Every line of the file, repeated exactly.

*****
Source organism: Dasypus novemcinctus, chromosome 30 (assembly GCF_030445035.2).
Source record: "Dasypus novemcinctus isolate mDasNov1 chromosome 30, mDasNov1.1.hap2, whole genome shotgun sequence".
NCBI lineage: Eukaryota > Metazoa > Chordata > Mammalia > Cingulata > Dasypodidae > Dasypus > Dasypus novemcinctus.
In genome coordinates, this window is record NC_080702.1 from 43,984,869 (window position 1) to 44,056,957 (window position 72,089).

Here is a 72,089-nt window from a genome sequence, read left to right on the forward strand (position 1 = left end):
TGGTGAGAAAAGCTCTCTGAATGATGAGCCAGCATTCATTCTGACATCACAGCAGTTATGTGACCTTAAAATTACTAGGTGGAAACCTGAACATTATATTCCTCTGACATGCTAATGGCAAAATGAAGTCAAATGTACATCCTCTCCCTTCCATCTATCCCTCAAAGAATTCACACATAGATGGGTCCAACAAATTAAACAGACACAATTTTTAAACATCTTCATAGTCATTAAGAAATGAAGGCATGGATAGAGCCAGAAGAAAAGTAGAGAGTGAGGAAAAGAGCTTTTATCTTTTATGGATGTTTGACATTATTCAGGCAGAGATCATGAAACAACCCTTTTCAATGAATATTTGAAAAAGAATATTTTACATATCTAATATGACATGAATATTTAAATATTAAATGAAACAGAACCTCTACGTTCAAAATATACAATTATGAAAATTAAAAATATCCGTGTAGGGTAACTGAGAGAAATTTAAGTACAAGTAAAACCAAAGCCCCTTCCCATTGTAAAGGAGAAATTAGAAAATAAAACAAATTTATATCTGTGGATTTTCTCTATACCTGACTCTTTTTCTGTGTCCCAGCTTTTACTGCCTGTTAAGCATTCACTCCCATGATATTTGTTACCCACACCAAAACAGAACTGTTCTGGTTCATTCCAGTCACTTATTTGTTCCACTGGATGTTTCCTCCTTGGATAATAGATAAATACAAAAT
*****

Source organism: Dasypus novemcinctus, chromosome 30 (assembly GCF_030445035.2).
Source record: "Dasypus novemcinctus isolate mDasNov1 chromosome 30, mDasNov1.1.hap2, whole genome shotgun sequence".
NCBI lineage: Eukaryota > Metazoa > Chordata > Mammalia > Cingulata > Dasypodidae > Dasypus > Dasypus novemcinctus.
In genome coordinates, this window is record NC_080702.1 from 43,984,869 (window position 1) to 44,056,957 (window position 72,089).

Here is a 72,089-nt window from a genome sequence, read left to right on the forward strand (position 1 = left end):
TGGTGAGAAAAGCTCTCTGAATGATGAGCCAGCATTCATTCTGACATCACAGCAGTTATGTGACCTTAAAATTACTAGGTGGAAACCTGAACATTATATTCCTCTGACATGCTAATGGCAAAATGAAGTCAAATGTACATCCTCTCCCTTCCATCTATCCCTCAAAGAATTCACACATAGATGGGTCCAACAAATTAAACAGACACAATTTTTAAACATCTTCATAGTCATTAAGAAATGAAGGCATGGATAGAGCCAGAAGAAAAGTAGAGAGTGAGGAAAAGAGCTTTTATCTTTTATGGATGTTTGACATTATTCAGGCAGAGATCATGAAACAACCCTTTTCAATGAATATTTGAAAAAGAATATTTTACATATCTAATATGACATGAATATTTAAATATTAAATGAAACAGAACCTCTACGTTCAAAATATACAATTATGAAAATTAAAAATATCCGTGTAGGGTAACTGAGAGAAATTTAAGTACAAGTAAAACCAAAGCCCCTTCCCATTGTAAAGGAGAAATTAGAAAATAAAACAAATTTATATCTGTGGATTTTCTCTATACCTGACTCTTTTTCTGTGTCCCAGCTTTTACTGCCTGTTAAGCATTCACTCCCATGATATTTGTTACCCACACCAAAACAGAACTGTTCTGGTTCATTCCAGTCACTTATTTGTTCCACTGGATGTTTCCTCCTTGGATAATAGATAAATACAAAAT